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Performances of George Antheil's 1924 Ballet mécanique

Paul D. Lehrman,
Department of Music
Tufts University
Medford, MA 02155 USA

A presentation on videotape, co-produced by
Howard Woolf,,

and the Tufts University Video Laboratory

Popular version of paper 3aAA4
Presented Wednesday morning, December 6, 2000
ASA/NOISE-CON 2000 Meeting, Newport Beach, CA

original score
Courtesy of the New York Public Library of the Performing Arts

George Antheil's Ballet mécanique may be the most famous unknown piece of the 20th century. Famous, because at its Paris premiere it caused a riot that eclipsed even the melee that welcomed Stravinsky's Rite of Spring , thus catapulting Antheil, at the age of 25, to the pinnacle of Parisian artistic society. Unknown, because until 1999, the Ballet mécanique , in the way the composer had originally conceived it, had never been heard by anyone. But thanks to late-20th century technologies include desktop computers, the Musical Instrument Digital Interface (MIDI), and MIDI-compatible player pianos like Yamaha's Disklaviers, it is now possible for Antheil's youthful dream to be realized.

Antheil was a young American composer and pianist who arrived in Paris in 1923, and immediately found himself part of a circle inhabited by the greats of the European and expatriate avant-garde arts and letters: James Joyce, Stravinsky, Ezra Pound, Picasso, Fernand Léger, Gertrude Stein, and many others. His own music reflected the machine-age aesthetic of the times, and was designed largely to shock and open audiences' ears, incorporating such revolutionary elements as atonalism, jazz, ragtime, and noise. His crowning glory was to be the Ballet mécanique, which he scored for two grand pianos, three xylophones, four bass drums, a tam-tam, a siren, three airplane propellors, several electric bells, and 16 synchronized player pianos, playing four separate parts.

While the player piano had been around for some 30 years, and other composers like Stravinsky, Ravel, and Hindemith had written or arranged pieces for the popular mechanical instruments, Antheil's youthful magnum opus was the first concert work to call for multiple player pianos. He knew he was breaking new ground when he started writing the piece in 1924, but he didn't know how far into the future he was reaching. The technology to play the piece, or so he thought, already existed: Pleyel, a Paris piano maker with whom Antheil worked closely, had designed and even patented a system for synchronizing multiple player pianos, using electric motors and a sophisticated speed-adjusting system that bears a striking resemblance to the timecode technology used today to synchronize electronic sound and images. Unfortunately, it appears that Pleyel never actually built a working system.

Antheil and his friends made up all sorts of excuses as to why the premiere of the piece was being delayed (Pleyel was having trouble making the paper rolls, there wasn't enough electricity in any hall in Paris to power that many player pianos, etc.), but the truth was that there were simply no instruments in existence that could play the piece. When he finally realized this was the case, Antheil re-wrote the piece for a single player piano and multiple human-played pianos, and that version was heard, to great acclaim andequally great condemnation, on a number of occasions in Paris, the most famous being a concert at the Théâtre Champs-Elysées which caused Aaron Copland to proclaim that Antheil "had Paris by the ear."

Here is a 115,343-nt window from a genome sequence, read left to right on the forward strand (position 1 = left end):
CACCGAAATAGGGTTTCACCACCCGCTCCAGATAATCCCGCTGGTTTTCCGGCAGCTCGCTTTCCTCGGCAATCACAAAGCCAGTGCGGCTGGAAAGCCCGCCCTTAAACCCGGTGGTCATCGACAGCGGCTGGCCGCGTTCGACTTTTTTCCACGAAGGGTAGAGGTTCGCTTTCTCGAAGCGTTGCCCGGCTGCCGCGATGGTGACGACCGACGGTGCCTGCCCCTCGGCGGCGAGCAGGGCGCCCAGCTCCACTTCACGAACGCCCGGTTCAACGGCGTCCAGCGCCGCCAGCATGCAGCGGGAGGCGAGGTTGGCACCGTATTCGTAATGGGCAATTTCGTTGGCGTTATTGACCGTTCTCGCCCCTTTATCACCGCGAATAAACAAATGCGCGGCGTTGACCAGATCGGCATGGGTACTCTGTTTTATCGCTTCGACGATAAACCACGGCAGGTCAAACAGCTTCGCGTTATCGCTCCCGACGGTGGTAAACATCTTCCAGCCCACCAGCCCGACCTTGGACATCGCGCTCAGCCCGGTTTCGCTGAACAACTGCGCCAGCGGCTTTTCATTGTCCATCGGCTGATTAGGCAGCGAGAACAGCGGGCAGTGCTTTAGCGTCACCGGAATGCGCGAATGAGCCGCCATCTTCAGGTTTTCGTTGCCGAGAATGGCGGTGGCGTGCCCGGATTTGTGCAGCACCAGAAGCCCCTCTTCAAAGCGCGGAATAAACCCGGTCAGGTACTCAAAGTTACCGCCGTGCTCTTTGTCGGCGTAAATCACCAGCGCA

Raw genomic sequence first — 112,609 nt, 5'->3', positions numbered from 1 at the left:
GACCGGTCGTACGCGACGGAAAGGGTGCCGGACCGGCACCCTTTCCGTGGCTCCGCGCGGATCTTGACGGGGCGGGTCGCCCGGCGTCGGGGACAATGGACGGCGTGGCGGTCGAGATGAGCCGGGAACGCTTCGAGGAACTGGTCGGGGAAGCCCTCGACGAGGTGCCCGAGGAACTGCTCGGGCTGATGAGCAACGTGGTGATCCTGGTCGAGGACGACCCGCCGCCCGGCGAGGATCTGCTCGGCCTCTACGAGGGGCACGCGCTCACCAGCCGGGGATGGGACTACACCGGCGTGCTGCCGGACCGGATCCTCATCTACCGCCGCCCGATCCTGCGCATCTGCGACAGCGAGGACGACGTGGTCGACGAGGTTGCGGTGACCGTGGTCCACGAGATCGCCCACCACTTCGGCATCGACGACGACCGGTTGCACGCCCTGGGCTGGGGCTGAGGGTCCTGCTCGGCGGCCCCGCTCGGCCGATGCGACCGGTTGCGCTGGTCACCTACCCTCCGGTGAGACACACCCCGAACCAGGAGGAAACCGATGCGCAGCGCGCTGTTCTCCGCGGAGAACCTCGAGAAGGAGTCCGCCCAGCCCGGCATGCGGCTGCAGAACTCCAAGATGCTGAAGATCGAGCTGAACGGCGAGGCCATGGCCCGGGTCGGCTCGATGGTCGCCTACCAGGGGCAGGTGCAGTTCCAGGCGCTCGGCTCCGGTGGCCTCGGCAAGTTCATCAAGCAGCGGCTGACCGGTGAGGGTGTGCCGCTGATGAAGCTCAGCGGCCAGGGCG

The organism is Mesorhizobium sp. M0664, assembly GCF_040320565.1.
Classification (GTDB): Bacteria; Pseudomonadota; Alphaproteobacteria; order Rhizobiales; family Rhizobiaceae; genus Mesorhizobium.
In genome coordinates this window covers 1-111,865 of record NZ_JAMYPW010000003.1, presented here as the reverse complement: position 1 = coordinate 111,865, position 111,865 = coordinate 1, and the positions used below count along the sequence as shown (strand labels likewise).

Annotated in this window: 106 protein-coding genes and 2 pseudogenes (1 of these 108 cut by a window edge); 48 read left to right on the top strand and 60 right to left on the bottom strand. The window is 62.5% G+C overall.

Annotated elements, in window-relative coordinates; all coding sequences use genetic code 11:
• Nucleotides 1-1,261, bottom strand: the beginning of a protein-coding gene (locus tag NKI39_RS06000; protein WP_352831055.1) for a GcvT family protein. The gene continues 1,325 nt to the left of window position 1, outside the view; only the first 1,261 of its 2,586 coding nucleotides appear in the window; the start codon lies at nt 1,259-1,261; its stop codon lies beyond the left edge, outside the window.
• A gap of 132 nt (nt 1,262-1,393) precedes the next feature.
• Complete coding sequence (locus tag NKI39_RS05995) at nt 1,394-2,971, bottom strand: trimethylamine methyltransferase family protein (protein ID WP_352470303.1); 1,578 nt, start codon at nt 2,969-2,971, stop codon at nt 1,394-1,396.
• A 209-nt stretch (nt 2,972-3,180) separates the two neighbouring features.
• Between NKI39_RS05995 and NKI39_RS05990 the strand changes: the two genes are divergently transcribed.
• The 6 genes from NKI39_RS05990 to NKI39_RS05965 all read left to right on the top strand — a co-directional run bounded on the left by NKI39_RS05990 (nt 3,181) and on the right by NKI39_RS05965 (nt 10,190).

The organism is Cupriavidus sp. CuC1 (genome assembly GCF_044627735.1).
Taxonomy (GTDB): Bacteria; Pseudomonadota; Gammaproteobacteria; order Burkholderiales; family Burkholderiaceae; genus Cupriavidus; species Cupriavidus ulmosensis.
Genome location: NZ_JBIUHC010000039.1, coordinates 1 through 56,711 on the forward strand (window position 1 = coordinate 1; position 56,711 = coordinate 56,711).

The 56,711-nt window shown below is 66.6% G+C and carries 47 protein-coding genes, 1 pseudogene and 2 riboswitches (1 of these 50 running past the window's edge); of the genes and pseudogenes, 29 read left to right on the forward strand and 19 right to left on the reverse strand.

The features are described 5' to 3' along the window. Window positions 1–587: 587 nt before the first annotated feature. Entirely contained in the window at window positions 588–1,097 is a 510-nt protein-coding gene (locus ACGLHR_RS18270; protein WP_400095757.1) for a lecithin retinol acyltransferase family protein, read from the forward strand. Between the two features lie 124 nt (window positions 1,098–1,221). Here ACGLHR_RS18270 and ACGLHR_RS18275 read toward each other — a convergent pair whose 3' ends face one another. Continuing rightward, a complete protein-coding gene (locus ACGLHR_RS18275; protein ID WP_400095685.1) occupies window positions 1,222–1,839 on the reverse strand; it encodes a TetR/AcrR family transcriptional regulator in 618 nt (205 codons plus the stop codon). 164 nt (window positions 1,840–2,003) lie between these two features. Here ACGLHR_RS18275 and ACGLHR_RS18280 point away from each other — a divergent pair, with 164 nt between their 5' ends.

El Rivetor cartoon
Cartoon from the New York World, following the infamous Carnegie Hall concert.
Courtesy of the estate of George Antheil

In 1927, the piece came to New York's Carnegie Hall, but there it met with only derision — an inexperienced promoter ludicrously over-hyped the event, much-anticipated riots never materialized, and technical failures abounded. Antheil went back to Paris with his tail between his legs, his reputation as a serious composer in ruins. This version of the piece was not played again until 1989 when conductor Maurice Peress revived it for a performance (at Carnegie Hall) and a recording.

Antheil returned to America for good in the early 1930s, and after some time managed to regain some of his reputation as a composer, and also made a decent living composing film and television scores. In 1952, with the encouragement of friends, Antheil re-wrote the Ballet mécanique, adding more percussion, and dispensing with the player pianos altogether. It is this version that most people who are familiar with the piece today have heard, as it is performed frequently and has been recorded several times. Antheil died in 1959, at the age of 58.

In the early 1990s, Antheil's catalogue passed into the hands of G. Schirmer, the New York music publishing house. In 1996, the Ensemble Moderne in Germany arranged the first performance of the 1924 version of the piece, using two custom-modified MIDI-controlled player pianos to perform the four parts, and creating MIDI sequence files from Antheil's original piano rolls. But William Holab, then director of publications at Schirmer, wanted to create a version of the piece that any group could play on easily-obtainable instruments, and so he commissioned the current author to create a four-part MIDI sequence from Antheil's original score (which was far more accurate than the rolls), which could then be easily distributed on a CD-ROM as a Standard MIDI File and played through common MIDI sequencing software. At the same time, he contacted Michael Bates, director of academic and institutional relations for Yamaha pianos, and asked him if Yamaha would support one or more initial performances of the piece by lending Disklaviers to potential performing groups. Bates, seeing both the "coolness" factor and the public relations potential in participating in such an enterprise, agreed.

The piece is massive: there are 1240 measures, with over 600 time signature changes, and complex, blazing-fast rhythmic figures and huge block chords throughout.The music was entered from the printed score prepared by Schirmer, into a Macintosh MIDI sequencing program called Vision, made by Opcode Systems. The process took about six solid weeks of work.